Evidence-based practice in audiology: Rehabilitation options for adults with hearing impairment

Hickson, Louise, Laplante-Levesque, Ariane and Wong, Lena (2013) Evidence-based practice in audiology: Rehabilitation options for adults with hearing impairment. American Journal of Audiology, 22 2: 329-331. doi:10.1044/1059-0889(2013/12-0085)


Author Hickson, Louise
Laplante-Levesque, Ariane
Wong, Lena
Title Evidence-based practice in audiology: Rehabilitation options for adults with hearing impairment
Journal name American Journal of Audiology   Check publisher's open access policy
ISSN 1059-0889
1558-9137
Publication date 2013
Year available 2013
Sub-type Article (original research)
DOI 10.1044/1059-0889(2013/12-0085)
Open Access Status
Volume 22
Issue 2
Start page 329
End page 331
Total pages 3
Place of publication Rockville, MD, United States
Publisher American Speech - Language - Hearing Association
Collection year 2014
Language eng
Subject 3616 Speech and Hearing
Abstract Purpose: The authors address 3 questions: (a) What is evidence-based practice (EBP), and why is it important for adults with hearing impairment? (b) What is the evidence about intervention options for adults who fail a hearing screening and are identified with hearing impairment? (c) What intervention options do adults choose when identified with hearing impairment for the first time? Method: The 5 steps of the EBP process are discussed in relation to a clinical question about whether hearing aids and communication programs reduce activity limitations and participation restrictions compared with no treatment for adults who fail a hearing screening and are identified with hearing impairment. Results: Systematic reviews of the evidence indicate that both hearing aids and communication programs reduce activity limitations and participation restrictions for this population and are therefore appropriate options. A study is then described in which these options were presented to 153 clients identified with hearing impairment for the first time: 43% chose hearing aids, 18% chose communication programs, and the remaining 39% chose not to take any action. Conclusion: EBP supports the offer of intervention options to adults who fail a hearing screening and are identified with hearing impairment.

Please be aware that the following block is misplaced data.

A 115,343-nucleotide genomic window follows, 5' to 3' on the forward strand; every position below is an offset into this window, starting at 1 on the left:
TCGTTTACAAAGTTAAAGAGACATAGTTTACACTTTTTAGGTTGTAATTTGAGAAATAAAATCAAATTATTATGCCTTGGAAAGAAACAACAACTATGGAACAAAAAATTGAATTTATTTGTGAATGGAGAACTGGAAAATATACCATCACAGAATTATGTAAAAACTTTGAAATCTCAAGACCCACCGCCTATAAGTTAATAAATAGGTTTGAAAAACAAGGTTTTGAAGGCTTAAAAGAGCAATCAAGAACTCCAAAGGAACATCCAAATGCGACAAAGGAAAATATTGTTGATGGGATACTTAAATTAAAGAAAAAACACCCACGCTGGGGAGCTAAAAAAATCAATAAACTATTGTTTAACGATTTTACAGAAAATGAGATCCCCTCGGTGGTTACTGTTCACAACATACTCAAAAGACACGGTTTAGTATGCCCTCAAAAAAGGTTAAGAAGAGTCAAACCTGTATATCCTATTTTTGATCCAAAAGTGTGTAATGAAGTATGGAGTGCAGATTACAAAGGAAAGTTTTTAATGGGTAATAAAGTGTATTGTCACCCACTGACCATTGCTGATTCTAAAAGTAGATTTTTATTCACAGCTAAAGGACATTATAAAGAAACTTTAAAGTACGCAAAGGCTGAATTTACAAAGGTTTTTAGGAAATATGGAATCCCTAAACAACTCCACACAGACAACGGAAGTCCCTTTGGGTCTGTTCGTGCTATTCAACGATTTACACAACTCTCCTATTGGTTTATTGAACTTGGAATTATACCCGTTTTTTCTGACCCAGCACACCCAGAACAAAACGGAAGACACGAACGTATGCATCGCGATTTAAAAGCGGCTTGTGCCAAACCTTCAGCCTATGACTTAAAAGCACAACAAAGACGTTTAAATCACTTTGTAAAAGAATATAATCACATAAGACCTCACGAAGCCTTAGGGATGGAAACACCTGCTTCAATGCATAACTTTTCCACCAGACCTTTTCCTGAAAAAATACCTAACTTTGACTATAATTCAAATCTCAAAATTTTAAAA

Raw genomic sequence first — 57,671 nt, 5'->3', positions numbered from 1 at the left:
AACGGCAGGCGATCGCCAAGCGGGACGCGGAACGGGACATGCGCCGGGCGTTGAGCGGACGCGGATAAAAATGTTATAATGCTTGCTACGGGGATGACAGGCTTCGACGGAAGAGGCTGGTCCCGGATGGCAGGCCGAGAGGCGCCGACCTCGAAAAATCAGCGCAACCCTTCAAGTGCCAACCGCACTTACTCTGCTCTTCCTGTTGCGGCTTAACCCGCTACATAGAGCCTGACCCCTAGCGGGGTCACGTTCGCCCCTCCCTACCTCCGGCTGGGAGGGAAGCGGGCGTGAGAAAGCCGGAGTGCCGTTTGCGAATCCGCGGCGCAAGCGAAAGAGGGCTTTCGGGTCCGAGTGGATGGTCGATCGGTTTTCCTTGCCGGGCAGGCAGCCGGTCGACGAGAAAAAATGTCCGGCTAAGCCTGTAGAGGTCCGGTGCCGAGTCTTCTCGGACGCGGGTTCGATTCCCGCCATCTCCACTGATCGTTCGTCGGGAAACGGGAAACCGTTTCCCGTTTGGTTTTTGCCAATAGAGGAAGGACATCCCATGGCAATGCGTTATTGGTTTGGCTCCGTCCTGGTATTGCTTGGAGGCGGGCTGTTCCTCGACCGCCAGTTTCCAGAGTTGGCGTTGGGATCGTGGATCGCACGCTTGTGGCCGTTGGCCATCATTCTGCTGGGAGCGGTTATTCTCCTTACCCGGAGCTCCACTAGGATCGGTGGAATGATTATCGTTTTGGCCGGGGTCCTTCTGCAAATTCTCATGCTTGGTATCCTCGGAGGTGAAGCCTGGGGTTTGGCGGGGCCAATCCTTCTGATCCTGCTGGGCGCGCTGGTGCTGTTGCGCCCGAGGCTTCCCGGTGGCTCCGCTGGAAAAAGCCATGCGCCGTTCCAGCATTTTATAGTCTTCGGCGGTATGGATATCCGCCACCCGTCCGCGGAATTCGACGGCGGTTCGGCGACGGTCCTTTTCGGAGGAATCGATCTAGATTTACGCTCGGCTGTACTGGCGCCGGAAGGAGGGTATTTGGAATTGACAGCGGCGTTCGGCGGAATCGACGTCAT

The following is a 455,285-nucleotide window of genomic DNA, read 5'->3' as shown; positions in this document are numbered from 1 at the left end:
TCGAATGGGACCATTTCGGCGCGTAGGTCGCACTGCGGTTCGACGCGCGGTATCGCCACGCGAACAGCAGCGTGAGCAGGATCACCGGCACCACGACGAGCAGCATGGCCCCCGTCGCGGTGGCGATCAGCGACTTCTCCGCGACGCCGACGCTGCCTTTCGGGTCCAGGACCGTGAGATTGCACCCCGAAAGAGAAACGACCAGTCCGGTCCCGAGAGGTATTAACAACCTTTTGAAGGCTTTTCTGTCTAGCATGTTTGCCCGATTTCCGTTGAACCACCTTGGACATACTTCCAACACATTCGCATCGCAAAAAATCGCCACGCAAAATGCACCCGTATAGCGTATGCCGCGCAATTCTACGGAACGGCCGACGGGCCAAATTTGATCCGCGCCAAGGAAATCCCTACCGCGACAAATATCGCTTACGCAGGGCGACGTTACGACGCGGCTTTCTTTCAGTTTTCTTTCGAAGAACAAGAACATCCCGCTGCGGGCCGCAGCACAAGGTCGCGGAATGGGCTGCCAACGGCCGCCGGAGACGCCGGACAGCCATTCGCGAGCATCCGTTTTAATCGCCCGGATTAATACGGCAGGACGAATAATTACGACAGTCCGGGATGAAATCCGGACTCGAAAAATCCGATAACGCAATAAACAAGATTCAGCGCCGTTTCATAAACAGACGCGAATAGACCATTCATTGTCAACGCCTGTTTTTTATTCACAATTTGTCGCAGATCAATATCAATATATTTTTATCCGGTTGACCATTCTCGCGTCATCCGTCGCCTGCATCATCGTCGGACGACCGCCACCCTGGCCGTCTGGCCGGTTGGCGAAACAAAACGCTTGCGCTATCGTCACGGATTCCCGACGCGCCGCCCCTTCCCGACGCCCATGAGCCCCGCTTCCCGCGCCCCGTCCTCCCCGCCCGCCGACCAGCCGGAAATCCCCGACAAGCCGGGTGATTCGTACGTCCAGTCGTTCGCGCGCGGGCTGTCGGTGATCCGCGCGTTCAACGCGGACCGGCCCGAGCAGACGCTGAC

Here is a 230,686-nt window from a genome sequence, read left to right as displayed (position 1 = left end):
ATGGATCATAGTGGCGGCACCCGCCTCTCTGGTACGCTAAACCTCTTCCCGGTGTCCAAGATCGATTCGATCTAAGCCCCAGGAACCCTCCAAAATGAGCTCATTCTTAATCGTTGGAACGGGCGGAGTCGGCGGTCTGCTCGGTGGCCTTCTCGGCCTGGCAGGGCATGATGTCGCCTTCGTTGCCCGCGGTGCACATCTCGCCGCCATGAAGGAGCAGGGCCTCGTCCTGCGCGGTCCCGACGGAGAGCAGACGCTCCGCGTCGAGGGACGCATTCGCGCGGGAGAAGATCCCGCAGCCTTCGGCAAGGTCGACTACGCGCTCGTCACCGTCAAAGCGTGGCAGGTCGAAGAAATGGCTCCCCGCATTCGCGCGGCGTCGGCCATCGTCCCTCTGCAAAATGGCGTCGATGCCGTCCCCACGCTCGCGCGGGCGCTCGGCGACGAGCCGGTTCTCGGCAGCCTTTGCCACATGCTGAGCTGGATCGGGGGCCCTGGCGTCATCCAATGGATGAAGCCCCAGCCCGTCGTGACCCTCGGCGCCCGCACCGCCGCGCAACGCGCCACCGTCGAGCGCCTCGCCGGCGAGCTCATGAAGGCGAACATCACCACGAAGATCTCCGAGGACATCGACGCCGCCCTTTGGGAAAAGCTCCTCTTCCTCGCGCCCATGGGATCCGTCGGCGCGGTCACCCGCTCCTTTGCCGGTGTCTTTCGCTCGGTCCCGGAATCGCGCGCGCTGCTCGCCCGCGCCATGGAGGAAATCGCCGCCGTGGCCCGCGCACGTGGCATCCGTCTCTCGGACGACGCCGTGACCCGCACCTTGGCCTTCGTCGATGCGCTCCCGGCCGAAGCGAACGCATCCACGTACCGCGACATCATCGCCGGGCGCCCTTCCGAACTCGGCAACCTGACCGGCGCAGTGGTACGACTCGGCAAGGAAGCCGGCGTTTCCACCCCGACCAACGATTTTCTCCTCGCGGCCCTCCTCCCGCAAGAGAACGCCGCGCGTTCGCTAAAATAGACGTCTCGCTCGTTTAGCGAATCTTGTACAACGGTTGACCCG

Keyword Adult hearing screening
Audiologic rehabilitation
Evidence based practice
Hearing aids
Hearing impairment
Q-Index Code CX
Q-Index Status Confirmed Code
Institutional Status UQ

Document type: Journal Article
Sub-type: Article (original research)
Collections: Non HERDC
School of Health and Rehabilitation Sciences Publications
 
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